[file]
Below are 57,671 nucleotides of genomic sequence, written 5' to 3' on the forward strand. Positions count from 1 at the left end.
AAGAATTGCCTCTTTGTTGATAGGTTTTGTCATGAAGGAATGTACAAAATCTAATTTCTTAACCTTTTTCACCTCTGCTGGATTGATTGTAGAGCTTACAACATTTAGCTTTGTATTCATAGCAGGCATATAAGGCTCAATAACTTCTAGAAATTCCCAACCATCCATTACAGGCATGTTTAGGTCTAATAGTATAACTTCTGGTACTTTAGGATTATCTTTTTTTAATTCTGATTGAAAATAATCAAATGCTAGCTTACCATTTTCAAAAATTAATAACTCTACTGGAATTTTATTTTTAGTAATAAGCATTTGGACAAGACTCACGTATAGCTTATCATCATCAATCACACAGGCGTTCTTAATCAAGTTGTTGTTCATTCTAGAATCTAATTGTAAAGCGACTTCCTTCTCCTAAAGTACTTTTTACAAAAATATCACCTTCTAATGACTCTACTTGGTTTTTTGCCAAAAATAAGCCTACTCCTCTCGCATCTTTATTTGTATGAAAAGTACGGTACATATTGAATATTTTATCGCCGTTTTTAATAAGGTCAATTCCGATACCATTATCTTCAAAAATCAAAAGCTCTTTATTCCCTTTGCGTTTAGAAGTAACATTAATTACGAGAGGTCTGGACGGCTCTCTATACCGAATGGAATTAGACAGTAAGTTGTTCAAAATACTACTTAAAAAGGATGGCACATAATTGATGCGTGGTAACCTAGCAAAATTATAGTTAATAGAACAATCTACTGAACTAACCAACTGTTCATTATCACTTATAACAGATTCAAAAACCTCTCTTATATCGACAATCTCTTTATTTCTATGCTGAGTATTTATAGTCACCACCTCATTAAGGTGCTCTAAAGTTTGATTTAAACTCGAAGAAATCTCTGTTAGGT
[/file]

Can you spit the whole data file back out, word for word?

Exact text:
Below are 57,671 nucleotides of genomic sequence, written 5' to 3' on the forward strand. Positions count from 1 at the left end.
AAGAATTGCCTCTTTGTTGATAGGTTTTGTCATGAAGGAATGTACAAAATCTAATTTCTTAACCTTTTTCACCTCTGCTGGATTGATTGTAGAGCTTACAACATTTAGCTTTGTATTCATAGCAGGCATATAAGGCTCAATAACTTCTAGAAATTCCCAACCATCCATTACAGGCATGTTTAGGTCTAATAGTATAACTTCTGGTACTTTAGGATTATCTTTTTTTAATTCTGATTGAAAATAATCAAATGCTAGCTTACCATTTTCAAAAATTAATAACTCTACTGGAATTTTATTTTTAGTAATAAGCATTTGGACAAGACTCACGTATAGCTTATCATCATCAATCACACAGGCGTTCTTAATCAAGTTGTTGTTCATTCTAGAATCTAATTGTAAAGCGACTTCCTTCTCCTAAAGTACTTTTTACAAAAATATCACCTTCTAATGACTCTACTTGGTTTTTTGCCAAAAATAAGCCTACTCCTCTCGCATCTTTATTTGTATGAAAAGTACGGTACATATTGAATATTTTATCGCCGTTTTTAATAAGGTCAATTCCGATACCATTATCTTCAAAAATCAAAAGCTCTTTATTCCCTTTGCGTTTAGAAGTAACATTAATTACGAGAGGTCTGGACGGCTCTCTATACCGAATGGAATTAGACAGTAAGTTGTTCAAAATACTACTTAAAAAGGATGGCACATAATTGATGCGTGGTAACCTAGCAAAATTATAGTTAATAGAACAATCTACTGAACTAACCAACTGTTCATTATCACTTATAACAGATTCAAAAACCTCTCTTATATCGACAATCTCTTTATTTCTATGCTGAGTATTTATAGTCACCACCTCATTAAGGTGCTCTAAAGTTTGATTTAAACTCGAAGAAATCTCTGTTAGGT